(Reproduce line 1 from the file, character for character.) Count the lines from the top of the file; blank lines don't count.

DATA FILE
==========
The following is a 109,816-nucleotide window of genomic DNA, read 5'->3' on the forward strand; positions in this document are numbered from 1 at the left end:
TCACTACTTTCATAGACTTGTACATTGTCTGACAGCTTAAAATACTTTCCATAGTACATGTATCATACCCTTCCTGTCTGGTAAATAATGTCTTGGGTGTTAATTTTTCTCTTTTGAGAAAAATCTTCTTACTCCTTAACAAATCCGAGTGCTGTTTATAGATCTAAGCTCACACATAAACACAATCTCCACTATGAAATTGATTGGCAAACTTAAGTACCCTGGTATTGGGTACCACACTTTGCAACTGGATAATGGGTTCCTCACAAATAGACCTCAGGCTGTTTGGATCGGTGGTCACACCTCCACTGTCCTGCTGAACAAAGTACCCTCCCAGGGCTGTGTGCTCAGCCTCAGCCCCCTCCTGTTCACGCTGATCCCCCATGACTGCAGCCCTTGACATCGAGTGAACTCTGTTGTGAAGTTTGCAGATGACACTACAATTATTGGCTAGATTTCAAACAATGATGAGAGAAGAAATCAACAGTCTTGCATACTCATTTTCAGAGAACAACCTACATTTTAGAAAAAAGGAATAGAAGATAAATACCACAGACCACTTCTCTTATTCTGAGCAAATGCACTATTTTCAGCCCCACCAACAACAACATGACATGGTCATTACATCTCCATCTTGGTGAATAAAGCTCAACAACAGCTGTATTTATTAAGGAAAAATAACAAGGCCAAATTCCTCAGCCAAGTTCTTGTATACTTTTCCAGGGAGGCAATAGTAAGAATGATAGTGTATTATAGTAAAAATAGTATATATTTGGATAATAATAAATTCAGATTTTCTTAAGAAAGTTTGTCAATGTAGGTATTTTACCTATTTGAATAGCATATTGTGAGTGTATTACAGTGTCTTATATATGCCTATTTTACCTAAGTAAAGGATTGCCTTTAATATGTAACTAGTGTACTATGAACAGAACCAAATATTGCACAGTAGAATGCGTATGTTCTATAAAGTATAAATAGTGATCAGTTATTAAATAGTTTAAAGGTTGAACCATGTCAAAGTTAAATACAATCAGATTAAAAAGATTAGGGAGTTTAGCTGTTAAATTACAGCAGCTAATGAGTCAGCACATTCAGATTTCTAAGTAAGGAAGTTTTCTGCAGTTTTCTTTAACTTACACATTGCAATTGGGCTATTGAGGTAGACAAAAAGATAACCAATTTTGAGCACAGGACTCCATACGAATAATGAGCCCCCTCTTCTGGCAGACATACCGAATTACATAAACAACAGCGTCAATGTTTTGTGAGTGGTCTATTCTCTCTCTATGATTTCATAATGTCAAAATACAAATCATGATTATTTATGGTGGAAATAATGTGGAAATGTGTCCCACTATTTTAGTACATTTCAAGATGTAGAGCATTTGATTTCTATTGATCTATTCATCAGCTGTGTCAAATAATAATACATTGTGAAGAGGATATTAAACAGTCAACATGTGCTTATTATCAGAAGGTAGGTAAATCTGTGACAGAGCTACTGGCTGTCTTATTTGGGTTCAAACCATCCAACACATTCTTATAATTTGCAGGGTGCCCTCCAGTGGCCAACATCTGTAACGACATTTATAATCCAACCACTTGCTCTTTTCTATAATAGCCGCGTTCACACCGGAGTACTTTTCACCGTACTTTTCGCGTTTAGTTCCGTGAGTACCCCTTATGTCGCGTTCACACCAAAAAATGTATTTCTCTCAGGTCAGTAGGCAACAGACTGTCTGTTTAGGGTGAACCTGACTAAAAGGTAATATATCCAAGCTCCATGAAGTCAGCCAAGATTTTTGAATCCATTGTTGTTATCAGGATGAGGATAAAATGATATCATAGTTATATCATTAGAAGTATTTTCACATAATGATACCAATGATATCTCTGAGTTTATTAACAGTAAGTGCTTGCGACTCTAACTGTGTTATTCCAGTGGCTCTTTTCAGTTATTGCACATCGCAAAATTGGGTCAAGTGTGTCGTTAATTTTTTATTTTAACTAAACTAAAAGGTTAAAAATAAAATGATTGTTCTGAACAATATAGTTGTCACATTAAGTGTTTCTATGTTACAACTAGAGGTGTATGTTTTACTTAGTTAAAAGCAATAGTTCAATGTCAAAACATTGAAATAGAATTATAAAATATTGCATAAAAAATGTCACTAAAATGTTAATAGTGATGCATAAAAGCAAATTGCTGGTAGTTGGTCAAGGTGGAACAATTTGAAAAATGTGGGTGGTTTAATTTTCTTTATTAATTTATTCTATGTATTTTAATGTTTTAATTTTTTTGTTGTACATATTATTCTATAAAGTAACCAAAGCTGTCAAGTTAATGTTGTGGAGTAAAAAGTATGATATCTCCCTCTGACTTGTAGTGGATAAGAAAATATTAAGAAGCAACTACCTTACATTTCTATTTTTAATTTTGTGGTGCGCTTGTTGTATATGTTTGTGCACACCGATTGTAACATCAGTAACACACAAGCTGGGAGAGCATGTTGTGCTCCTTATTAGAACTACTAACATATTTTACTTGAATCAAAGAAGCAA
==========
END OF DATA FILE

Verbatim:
The following is a 109,816-nucleotide window of genomic DNA, read 5'->3' on the forward strand; positions in this document are numbered from 1 at the left end: